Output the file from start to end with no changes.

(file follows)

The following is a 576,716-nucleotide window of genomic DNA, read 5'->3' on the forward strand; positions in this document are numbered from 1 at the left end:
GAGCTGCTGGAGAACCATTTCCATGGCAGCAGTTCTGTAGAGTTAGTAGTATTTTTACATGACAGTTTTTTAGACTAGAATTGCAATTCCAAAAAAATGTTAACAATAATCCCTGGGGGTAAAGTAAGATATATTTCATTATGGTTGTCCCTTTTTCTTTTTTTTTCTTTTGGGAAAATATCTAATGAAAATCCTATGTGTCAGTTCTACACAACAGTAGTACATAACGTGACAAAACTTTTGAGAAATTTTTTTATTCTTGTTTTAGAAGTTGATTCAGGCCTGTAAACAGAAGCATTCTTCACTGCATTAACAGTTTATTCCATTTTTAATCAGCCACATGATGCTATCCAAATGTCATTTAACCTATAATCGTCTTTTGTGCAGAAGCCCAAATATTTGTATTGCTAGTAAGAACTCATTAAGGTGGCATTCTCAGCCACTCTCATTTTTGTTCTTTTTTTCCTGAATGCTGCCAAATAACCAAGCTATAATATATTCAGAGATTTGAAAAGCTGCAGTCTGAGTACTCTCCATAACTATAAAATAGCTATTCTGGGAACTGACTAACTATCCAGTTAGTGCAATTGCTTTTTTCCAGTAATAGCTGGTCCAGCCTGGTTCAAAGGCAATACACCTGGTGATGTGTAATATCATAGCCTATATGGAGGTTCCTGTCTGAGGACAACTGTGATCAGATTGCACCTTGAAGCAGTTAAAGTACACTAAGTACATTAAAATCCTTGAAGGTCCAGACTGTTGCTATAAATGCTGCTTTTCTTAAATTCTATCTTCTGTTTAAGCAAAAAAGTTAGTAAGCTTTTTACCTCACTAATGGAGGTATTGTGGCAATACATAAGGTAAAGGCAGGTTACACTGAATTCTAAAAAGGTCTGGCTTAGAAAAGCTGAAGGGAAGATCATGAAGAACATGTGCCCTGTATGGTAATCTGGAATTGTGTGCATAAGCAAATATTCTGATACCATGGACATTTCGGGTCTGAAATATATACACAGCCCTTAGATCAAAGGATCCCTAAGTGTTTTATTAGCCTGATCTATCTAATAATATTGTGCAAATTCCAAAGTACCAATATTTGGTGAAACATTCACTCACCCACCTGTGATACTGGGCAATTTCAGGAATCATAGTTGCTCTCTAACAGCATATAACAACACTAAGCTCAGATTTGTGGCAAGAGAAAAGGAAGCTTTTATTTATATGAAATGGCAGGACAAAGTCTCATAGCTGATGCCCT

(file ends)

The following is a 576,716-nucleotide window of genomic DNA, read 5'->3' on the forward strand; positions in this document are numbered from 1 at the left end:
GAGCTGCTGGAGAACCATTTCCATGGCAGCAGTTCTGTAGAGTTAGTAGTATTTTTACATGACAGTTTTTTAGACTAGAATTGCAATTCCAAAAAAATGTTAACAATAATCCCTGGGGGTAAAGTAAGATATATTTCATTATGGTTGTCCCTTTTTCTTTTTTTTTCTTTTGGGAAAATATCTAATGAAAATCCTATGTGTCAGTTCTACACAACAGTAGTACATAACGTGACAAAACTTTTGAGAAATTTTTTTATTCTTGTTTTAGAAGTTGATTCAGGCCTGTAAACAGAAGCATTCTTCACTGCATTAACAGTTTATTCCATTTTTAATCAGCCACATGATGCTATCCAAATGTCATTTAACCTATAATCGTCTTTTGTGCAGAAGCCCAAATATTTGTATTGCTAGTAAGAACTCATTAAGGTGGCATTCTCAGCCACTCTCATTTTTGTTCTTTTTTTCCTGAATGCTGCCAAATAACCAAGCTATAATATATTCAGAGATTTGAAAAGCTGCAGTCTGAGTACTCTCCATAACTATAAAATAGCTATTCTGGGAACTGACTAACTATCCAGTTAGTGCAATTGCTTTTTTCCAGTAATAGCTGGTCCAGCCTGGTTCAAAGGCAATACACCTGGTGATGTGTAATATCATAGCCTATATGGAGGTTCCTGTCTGAGGACAACTGTGATCAGATTGCACCTTGAAGCAGTTAAAGTACACTAAGTACATTAAAATCCTTGAAGGTCCAGACTGTTGCTATAAATGCTGCTTTTCTTAAATTCTATCTTCTGTTTAAGCAAAAAAGTTAGTAAGCTTTTTACCTCACTAATGGAGGTATTGTGGCAATACATAAGGTAAAGGCAGGTTACACTGAATTCTAAAAAGGTCTGGCTTAGAAAAGCTGAAGGGAAGATCATGAAGAACATGTGCCCTGTATGGTAATCTGGAATTGTGTGCATAAGCAAATATTCTGATACCATGGACATTTCGGGTCTGAAATATATACACAGCCCTTAGATCAAAGGATCCCTAAGTGTTTTATTAGCCTGATCTATCTAATAATATTGTGCAAATTCCAAAGTACCAATATTTGGTGAAACATTCACTCACCCACCTGTGATACTGGGCAATTTCAGGAATCATAGTTGCTCTCTAACAGCATATAACAACACTAAGCTCAGATTTGTGGCAAGAGAAAAGGAAGCTTTTATTTATATGAAATGGCAGGACAAAGTCTCATAGCTGATGCCCT